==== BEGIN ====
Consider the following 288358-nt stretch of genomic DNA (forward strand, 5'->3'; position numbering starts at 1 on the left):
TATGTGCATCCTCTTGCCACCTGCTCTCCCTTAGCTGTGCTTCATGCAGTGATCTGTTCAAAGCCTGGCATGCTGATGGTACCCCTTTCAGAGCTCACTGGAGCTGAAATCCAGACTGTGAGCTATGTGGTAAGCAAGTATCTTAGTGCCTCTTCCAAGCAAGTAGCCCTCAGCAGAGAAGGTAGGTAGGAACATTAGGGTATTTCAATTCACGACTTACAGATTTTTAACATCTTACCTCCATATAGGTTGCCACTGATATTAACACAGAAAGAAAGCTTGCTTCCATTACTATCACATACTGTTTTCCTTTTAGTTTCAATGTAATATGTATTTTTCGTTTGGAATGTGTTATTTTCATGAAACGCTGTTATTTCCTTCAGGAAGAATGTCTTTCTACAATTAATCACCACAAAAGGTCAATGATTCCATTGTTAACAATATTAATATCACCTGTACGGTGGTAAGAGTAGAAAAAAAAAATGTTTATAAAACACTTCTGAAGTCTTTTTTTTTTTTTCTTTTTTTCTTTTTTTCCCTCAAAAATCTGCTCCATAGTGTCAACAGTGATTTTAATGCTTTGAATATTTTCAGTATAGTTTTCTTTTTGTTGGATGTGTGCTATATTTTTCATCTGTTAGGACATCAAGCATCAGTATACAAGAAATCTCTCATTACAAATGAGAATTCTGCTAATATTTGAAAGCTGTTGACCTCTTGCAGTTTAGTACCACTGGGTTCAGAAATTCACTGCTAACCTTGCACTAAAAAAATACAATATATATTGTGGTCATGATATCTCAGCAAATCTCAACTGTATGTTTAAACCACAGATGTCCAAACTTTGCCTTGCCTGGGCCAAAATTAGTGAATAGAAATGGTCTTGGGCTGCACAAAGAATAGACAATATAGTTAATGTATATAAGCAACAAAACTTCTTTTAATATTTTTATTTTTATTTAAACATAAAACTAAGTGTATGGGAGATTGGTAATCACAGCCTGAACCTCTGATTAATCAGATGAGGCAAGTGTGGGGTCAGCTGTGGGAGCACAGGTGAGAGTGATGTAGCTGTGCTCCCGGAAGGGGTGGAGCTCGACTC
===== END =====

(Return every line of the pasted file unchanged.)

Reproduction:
Consider the following 288358-nt stretch of genomic DNA (forward strand, 5'->3'; position numbering starts at 1 on the left):
TATGTGCATCCTCTTGCCACCTGCTCTCCCTTAGCTGTGCTTCATGCAGTGATCTGTTCAAAGCCTGGCATGCTGATGGTACCCCTTTCAGAGCTCACTGGAGCTGAAATCCAGACTGTGAGCTATGTGGTAAGCAAGTATCTTAGTGCCTCTTCCAAGCAAGTAGCCCTCAGCAGAGAAGGTAGGTAGGAACATTAGGGTATTTCAATTCACGACTTACAGATTTTTAACATCTTACCTCCATATAGGTTGCCACTGATATTAACACAGAAAGAAAGCTTGCTTCCATTACTATCACATACTGTTTTCCTTTTAGTTTCAATGTAATATGTATTTTTCGTTTGGAATGTGTTATTTTCATGAAACGCTGTTATTTCCTTCAGGAAGAATGTCTTTCTACAATTAATCACCACAAAAGGTCAATGATTCCATTGTTAACAATATTAATATCACCTGTACGGTGGTAAGAGTAGAAAAAAAAAATGTTTATAAAACACTTCTGAAGTCTTTTTTTTTTTTTCTTTTTTTCTTTTTTTCCCTCAAAAATCTGCTCCATAGTGTCAACAGTGATTTTAATGCTTTGAATATTTTCAGTATAGTTTTCTTTTTGTTGGATGTGTGCTATATTTTTCATCTGTTAGGACATCAAGCATCAGTATACAAGAAATCTCTCATTACAAATGAGAATTCTGCTAATATTTGAAAGCTGTTGACCTCTTGCAGTTTAGTACCACTGGGTTCAGAAATTCACTGCTAACCTTGCACTAAAAAAATACAATATATATTGTGGTCATGATATCTCAGCAAATCTCAACTGTATGTTTAAACCACAGATGTCCAAACTTTGCCTTGCCTGGGCCAAAATTAGTGAATAGAAATGGTCTTGGGCTGCACAAAGAATAGACAATATAGTTAATGTATATAAGCAACAAAACTTCTTTTAATATTTTTATTTTTATTTAAACATAAAACTAAGTGTATGGGAGATTGGTAATCACAGCCTGAACCTCTGATTAATCAGATGAGGCAAGTGTGGGGTCAGCTGTGGGAGCACAGGTGAGAGTGATGTAGCTGTGCTCCCGGAAGGGGTGGAGCTCGACTC